Add a View Results Tree listener

Run the test again and validate results by clicking on the View Results Tree node. It should all be green.


Add more HTTP Requests

Now, let’s type in the word “Mouse” in the search bar and click enter. The new request should look like this:

HTTP Request after searching for a “mouse”

We will notice that the Request URL has changed. Question mark tells us that we are dealing with parameters. Parameter “s“ has value of “mouse“ and “post_type“ has value of “wpsc-product“ (?s=mouse&post_type=wpsc-product).

Create a new HTTP Request node and add parameters.

Search for a mouse HTTP Request sampler

Note: View Results Tree listener needs to be the last node. If the new HTTP request sample is located after the listener — drag and drop it above.


Add a header to an HTTP request

In order to add a header values to a HTTP Request, we need to add a new HTTP Header Manager node under the request’s node. In my case that would be “Accept-Encoding” header for the Landing Page.

Add a HTTP Header Manager node

Pull out header name and value and add it by clicking on the “Add” button.

Copy — paste header name and value

If multiple headers are needed, just add them under the same HTTP Header Manager.


Put heavy weight load and create graphs

In order to generate detailed test output graphs, open the View Results Tree node and store test results to a (CSV) file. Place the results file, in the Results sub-folder, at the location where your project is saved.

Type in Filename location

Add a new jp@gc — Graphs Generator listener and for JMeter Results file, provide location of the View Results Tree file created in the previous step. Set the output folder to be in the same folder as results CSV and set the Granulation Time for samples to a desired value (in milliseconds).

Add a Graphs Generator listener

Add a Graphs Generator settings sample

Click on the Thread Group node and increase the load. For example, run it for 100 users (called threads). In the next field, the Ramp-Up Period, leave the default value of 1 second. This property tells JMeter how long to delay between starting each user.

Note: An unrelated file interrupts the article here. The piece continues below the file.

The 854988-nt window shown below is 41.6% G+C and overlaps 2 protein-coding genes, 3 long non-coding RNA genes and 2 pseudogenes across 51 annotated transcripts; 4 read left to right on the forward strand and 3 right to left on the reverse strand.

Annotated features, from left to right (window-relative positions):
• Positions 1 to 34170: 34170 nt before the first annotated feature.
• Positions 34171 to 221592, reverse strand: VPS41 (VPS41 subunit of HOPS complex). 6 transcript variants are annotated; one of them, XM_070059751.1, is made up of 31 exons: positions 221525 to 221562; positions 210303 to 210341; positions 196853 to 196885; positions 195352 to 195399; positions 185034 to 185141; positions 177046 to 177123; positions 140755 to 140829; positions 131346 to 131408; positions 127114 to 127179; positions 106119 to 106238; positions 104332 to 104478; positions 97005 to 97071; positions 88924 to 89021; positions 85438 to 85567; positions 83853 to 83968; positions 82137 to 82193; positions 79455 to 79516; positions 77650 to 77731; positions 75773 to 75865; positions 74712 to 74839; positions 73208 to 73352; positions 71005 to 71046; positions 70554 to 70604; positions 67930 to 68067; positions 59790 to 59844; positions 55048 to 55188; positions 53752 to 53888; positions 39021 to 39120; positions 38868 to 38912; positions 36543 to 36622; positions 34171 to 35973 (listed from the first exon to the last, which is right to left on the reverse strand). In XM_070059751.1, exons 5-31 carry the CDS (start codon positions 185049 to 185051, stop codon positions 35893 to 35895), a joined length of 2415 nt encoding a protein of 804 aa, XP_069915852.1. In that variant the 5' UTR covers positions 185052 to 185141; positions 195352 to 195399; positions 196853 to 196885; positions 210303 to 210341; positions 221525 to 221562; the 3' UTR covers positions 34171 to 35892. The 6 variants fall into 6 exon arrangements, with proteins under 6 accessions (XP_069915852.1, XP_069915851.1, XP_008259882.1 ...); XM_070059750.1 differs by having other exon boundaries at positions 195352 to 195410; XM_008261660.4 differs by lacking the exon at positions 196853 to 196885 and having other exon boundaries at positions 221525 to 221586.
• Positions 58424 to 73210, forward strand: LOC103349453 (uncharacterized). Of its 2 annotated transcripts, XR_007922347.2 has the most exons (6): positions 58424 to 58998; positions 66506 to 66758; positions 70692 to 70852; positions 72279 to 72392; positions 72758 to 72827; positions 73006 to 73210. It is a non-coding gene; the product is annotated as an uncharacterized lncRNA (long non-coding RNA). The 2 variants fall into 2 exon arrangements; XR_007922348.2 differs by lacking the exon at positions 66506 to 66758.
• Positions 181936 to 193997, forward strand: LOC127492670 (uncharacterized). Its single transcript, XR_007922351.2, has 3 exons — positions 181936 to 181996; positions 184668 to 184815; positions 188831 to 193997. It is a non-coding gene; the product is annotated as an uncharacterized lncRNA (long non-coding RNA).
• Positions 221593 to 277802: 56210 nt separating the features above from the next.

For example, if you enter a Ramp-Up Period of 5 seconds, JMeter will finish starting all of your users by the end of the 5 seconds. So, if we have 5 users and a 5 second Ramp-Up Period, then the delay between starting users would be 1 second (5 users / 5 seconds = 1 user per second). If you set the value to 0, then JMeter will immediately start all of your users.

Finally, enter a value of 1 in the Loop Count field. This property tells JMeter how many times to repeat your test. If you enter a loop count value of 2, then JMeter will run your test twice. To have JMeter repeatedly run a Test Plan, select the “Forever” checkbox.

Creating a load

Save the project and run it.

We notice that for a higher number of concurrent users our test application couldn’t handle the pressure and began throwing the HTTP/1.1 503 Service Temporarily Unavailable response. Now, you can play with it by decreasing number of users (Thread Group settings).

Nevertheless, don’t forget to verify generated graphs at the hard drive (see Graphs Generator’s Output Folder property)

Graphical test results

Using response data in HTTP Requests

Sooner or later we are going to face a situation where certain data from a request’s response needs to be passed to a next request, such as ID, authorization token etc.

Let’s examine the case where after logging in to an app we’ll get an authorization token needed for all other requests. In this case, we need to extract the token from the login response and pass it to all requests.

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First, create a new HTTP Request with JSON object values passed within the Body Data tab.

JSON HTTP Request


Create a new JSON Extractor node and provide variable name and JSON Path expression (token_value, $..token). In order to access the variable value use ${variableName}.

JSON path extractor rules can be found here.

Add a JSON Extractor node


Use of JMeter variables


Remember, we, as QAs, are allowed to break things… sometimes.

I hope you found this quick guide useful.

Any thoughts? Feel free to comment or ask anything below.